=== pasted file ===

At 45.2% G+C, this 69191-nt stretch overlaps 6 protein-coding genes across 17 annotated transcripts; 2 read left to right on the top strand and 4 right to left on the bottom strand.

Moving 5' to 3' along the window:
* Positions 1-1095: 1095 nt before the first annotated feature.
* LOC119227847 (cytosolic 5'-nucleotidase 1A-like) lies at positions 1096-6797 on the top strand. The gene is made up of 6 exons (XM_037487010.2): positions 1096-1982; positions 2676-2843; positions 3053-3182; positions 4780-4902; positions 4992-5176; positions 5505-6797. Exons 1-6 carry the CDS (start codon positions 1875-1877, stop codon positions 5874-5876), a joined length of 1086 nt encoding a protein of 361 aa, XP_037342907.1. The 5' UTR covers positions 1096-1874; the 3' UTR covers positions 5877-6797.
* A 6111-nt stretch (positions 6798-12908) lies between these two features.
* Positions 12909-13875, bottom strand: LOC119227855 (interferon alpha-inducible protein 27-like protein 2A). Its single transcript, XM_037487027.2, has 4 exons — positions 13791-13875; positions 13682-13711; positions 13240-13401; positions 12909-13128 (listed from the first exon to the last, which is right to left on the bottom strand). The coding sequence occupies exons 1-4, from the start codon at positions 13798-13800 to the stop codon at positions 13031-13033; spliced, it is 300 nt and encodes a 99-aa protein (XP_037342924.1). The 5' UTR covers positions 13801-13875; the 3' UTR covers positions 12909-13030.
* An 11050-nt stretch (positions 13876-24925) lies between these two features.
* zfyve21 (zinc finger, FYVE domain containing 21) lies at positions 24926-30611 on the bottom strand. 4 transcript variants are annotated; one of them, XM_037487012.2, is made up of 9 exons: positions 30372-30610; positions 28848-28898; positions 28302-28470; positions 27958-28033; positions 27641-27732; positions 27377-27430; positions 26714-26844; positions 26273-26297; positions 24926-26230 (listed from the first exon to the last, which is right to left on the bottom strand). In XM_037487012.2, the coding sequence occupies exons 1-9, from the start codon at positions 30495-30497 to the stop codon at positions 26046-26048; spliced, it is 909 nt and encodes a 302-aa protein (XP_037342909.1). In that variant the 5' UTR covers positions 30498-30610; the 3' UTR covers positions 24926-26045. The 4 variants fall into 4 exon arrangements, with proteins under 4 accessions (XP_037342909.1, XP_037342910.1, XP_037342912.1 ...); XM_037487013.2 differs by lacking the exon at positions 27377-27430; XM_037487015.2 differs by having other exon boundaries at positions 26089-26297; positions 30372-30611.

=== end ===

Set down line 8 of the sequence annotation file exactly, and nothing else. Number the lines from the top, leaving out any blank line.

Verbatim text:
* zfyve21 (zinc finger, FYVE domain containing 21) lies at positions 24926-30611 on the bottom strand. 4 transcript variants are annotated; one of them, XM_037487012.2, is made up of 9 exons: positions 30372-30610; positions 28848-28898; positions 28302-28470; positions 27958-28033; positions 27641-27732; positions 27377-27430; positions 26714-26844; positions 26273-26297; positions 24926-26230 (listed from the first exon to the last, which is right to left on the bottom strand). In XM_037487012.2, the coding sequence occupies exons 1-9, from the start codon at positions 30495-30497 to the stop codon at positions 26046-26048; spliced, it is 909 nt and encodes a 302-aa protein (XP_037342909.1). In that variant the 5' UTR covers positions 30498-30610; the 3' UTR covers positions 24926-26045. The 4 variants fall into 4 exon arrangements, with proteins under 4 accessions (XP_037342909.1, XP_037342910.1, XP_037342912.1 ...); XM_037487013.2 differs by lacking the exon at positions 27377-27430; XM_037487015.2 differs by having other exon boundaries at positions 26089-26297; positions 30372-30611.